RAMP AMM-1 SAR Image Mosaic of Antarctica, Version 2
In 1997, the Canadian RADARSAT-1 satellite was rotated in orbit so that its Synthetic Aperture Radar (SAR) antenna looked south towards Antarctica. This permitted the first high-resolution mapping of the entire continent of Antarctica. In 18 days, the satellite acquired a complete coverage of radar image swaths as part of the first Antarctic Mapping Mission (AMM-1). Swath images were assembled into an image mosaic depicting the entire continent at 25 m resolution. The mosaic provides a detailed look at ice sheet morphology, rock outcrops, research infrastructure, the coastline, and other features of Antarctica, as well as representing calibrated radar backscatter data, which may provide insight into climate processes affecting the upper few meters of snow cover.
Data are available via FTP, and are offered in a variety of formats. A series of approximately 90 image tiles covers the entire continent at 25 m resolution, and single mosaic images derived from these tiles cover the continent at resolutions ranging from 125 m to 1 km. The single images provide good detail in convenient image formats. The tile products preserve the highest resolution of spatial detail, and retain the quantitative measure of backscatter intensity, but are necessarily large files that require assembly by the user.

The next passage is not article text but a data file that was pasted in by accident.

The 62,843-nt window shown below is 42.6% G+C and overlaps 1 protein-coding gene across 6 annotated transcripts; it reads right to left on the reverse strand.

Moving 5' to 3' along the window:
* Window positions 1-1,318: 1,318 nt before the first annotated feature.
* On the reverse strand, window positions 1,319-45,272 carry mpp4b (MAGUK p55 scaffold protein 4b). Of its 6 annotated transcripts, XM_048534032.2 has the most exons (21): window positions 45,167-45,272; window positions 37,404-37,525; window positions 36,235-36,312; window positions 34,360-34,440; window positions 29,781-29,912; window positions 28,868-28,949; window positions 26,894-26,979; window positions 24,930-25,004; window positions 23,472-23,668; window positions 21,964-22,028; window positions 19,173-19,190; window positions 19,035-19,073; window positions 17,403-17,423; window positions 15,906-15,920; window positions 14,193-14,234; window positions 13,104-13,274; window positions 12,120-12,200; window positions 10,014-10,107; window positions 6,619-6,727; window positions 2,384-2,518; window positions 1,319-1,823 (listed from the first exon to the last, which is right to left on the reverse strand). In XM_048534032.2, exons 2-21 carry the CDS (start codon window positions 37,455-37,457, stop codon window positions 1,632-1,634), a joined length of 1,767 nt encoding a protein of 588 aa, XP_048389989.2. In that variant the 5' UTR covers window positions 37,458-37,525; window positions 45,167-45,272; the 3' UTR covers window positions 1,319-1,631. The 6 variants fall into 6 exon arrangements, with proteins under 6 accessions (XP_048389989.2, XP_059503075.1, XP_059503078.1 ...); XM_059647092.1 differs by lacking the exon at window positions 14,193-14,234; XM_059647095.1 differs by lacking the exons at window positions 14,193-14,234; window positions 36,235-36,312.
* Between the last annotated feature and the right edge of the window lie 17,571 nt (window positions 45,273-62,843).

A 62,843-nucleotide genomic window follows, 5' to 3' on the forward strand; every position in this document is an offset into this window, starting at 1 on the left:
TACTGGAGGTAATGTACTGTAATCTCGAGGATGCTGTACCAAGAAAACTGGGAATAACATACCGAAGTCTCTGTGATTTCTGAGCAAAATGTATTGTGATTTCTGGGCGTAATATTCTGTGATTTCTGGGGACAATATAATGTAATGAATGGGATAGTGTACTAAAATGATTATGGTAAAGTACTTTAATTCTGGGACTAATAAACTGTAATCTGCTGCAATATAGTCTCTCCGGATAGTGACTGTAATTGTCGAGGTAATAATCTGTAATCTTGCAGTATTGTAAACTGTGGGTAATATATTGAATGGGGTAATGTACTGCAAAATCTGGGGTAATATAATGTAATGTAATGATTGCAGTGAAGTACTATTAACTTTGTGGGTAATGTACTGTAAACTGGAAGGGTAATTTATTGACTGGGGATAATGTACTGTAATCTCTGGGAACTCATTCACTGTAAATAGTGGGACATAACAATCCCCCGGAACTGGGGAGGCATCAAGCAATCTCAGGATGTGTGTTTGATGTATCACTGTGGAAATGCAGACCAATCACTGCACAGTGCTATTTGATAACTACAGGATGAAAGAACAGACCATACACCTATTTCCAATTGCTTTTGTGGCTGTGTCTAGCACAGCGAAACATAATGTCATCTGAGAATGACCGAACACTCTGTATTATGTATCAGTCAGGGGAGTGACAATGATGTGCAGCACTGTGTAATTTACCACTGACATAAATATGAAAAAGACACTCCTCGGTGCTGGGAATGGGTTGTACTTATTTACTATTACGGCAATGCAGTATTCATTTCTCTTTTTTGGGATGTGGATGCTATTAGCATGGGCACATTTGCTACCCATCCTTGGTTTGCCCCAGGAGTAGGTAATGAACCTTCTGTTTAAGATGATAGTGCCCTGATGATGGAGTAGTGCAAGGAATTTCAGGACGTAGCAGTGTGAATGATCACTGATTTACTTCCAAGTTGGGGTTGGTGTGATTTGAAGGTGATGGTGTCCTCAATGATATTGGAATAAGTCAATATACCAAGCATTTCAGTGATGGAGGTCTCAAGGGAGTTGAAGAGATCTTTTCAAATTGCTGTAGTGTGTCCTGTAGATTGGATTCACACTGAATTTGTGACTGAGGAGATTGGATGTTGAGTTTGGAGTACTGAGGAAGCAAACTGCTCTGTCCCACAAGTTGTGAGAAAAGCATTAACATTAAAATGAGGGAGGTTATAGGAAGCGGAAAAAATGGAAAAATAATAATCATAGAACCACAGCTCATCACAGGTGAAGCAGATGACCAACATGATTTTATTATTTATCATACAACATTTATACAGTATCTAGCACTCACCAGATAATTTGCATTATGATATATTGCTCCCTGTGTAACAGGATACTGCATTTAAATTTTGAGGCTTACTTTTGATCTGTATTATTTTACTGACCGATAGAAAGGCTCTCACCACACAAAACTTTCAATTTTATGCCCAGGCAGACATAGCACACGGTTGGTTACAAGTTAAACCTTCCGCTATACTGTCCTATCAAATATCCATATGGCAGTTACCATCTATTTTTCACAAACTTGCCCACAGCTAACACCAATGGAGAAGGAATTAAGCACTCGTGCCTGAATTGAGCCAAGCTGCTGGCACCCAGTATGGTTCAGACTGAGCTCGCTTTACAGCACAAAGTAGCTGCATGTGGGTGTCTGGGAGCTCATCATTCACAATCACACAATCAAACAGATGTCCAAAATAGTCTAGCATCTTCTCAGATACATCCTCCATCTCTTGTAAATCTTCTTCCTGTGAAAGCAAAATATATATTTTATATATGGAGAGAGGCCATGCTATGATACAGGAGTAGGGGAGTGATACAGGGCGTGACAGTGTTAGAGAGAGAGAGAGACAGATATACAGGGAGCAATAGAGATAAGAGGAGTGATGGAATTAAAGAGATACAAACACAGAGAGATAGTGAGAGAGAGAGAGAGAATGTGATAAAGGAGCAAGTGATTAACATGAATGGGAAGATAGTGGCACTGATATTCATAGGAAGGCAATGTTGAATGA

Version 2 Summary
Removed Version 1 data because of a number of image processing problems that were fixed in Version 2 data. Version 2 data benefits from the following error corrections and other updates:
The effects of Automatic Gain Control (AGC) used in initial data gathering by the satellite remain in the Version 2 images. In collecting the data, a region of each swath is sampled for intensity so that the gain of the processed data may be set optimally for increased contrast over the surface to be imaged. Within swaths that include abrupt changes in surface type, for example, near the coast or near rock outcrops, this initial sample may include only water or rock outcrop, and thus the gain is set for these surfaces rather than for ice. The section of the swath is processed with gains that are not optimal for the ice sheet mosaic. The affected regions of the ice sheet show up as slightly darker blocks or corners within the mosaic.
The following example shows how to cite the use of this data set in a publication. For more information, see our Use and Copyright Web page.
Jezek, K. C., J. C. Curlander, F. Carsey, C. Wales, and R. G. Barry. 2013. RAMP AMM-1 SAR Image Mosaic of Antarctica. Version 2. [indicate subset used]. Boulder, Colorado USA: National Snow and Ice Data Center.